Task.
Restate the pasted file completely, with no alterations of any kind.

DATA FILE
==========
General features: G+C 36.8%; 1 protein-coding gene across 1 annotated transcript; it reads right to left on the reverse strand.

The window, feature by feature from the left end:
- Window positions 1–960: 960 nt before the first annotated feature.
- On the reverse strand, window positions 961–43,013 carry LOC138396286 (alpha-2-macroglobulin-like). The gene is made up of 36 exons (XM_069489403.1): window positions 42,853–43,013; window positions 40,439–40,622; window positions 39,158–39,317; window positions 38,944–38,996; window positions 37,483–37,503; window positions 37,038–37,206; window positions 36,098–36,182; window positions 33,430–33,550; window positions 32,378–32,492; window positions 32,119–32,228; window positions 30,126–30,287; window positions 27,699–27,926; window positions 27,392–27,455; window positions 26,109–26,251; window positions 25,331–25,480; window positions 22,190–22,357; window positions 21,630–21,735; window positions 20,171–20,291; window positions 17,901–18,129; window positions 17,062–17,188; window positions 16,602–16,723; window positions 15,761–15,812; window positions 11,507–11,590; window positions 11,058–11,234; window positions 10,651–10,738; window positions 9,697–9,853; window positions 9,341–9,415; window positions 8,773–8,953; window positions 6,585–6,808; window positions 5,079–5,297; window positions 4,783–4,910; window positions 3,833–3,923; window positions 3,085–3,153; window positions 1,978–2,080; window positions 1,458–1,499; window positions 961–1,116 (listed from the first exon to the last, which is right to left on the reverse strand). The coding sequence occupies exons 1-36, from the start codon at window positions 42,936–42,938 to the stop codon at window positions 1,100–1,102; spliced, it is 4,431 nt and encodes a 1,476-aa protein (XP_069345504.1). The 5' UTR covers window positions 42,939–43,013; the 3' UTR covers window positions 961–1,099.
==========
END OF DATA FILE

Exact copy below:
General features: G+C 36.8%; 1 protein-coding gene across 1 annotated transcript; it reads right to left on the reverse strand.

The window, feature by feature from the left end:
- Window positions 1–960: 960 nt before the first annotated feature.
- On the reverse strand, window positions 961–43,013 carry LOC138396286 (alpha-2-macroglobulin-like). The gene is made up of 36 exons (XM_069489403.1): window positions 42,853–43,013; window positions 40,439–40,622; window positions 39,158–39,317; window positions 38,944–38,996; window positions 37,483–37,503; window positions 37,038–37,206; window positions 36,098–36,182; window positions 33,430–33,550; window positions 32,378–32,492; window positions 32,119–32,228; window positions 30,126–30,287; window positions 27,699–27,926; window positions 27,392–27,455; window positions 26,109–26,251; window positions 25,331–25,480; window positions 22,190–22,357; window positions 21,630–21,735; window positions 20,171–20,291; window positions 17,901–18,129; window positions 17,062–17,188; window positions 16,602–16,723; window positions 15,761–15,812; window positions 11,507–11,590; window positions 11,058–11,234; window positions 10,651–10,738; window positions 9,697–9,853; window positions 9,341–9,415; window positions 8,773–8,953; window positions 6,585–6,808; window positions 5,079–5,297; window positions 4,783–4,910; window positions 3,833–3,923; window positions 3,085–3,153; window positions 1,978–2,080; window positions 1,458–1,499; window positions 961–1,116 (listed from the first exon to the last, which is right to left on the reverse strand). The coding sequence occupies exons 1-36, from the start codon at window positions 42,936–42,938 to the stop codon at window positions 1,100–1,102; spliced, it is 4,431 nt and encodes a 1,476-aa protein (XP_069345504.1). The 5' UTR covers window positions 42,939–43,013; the 3' UTR covers window positions 961–1,099.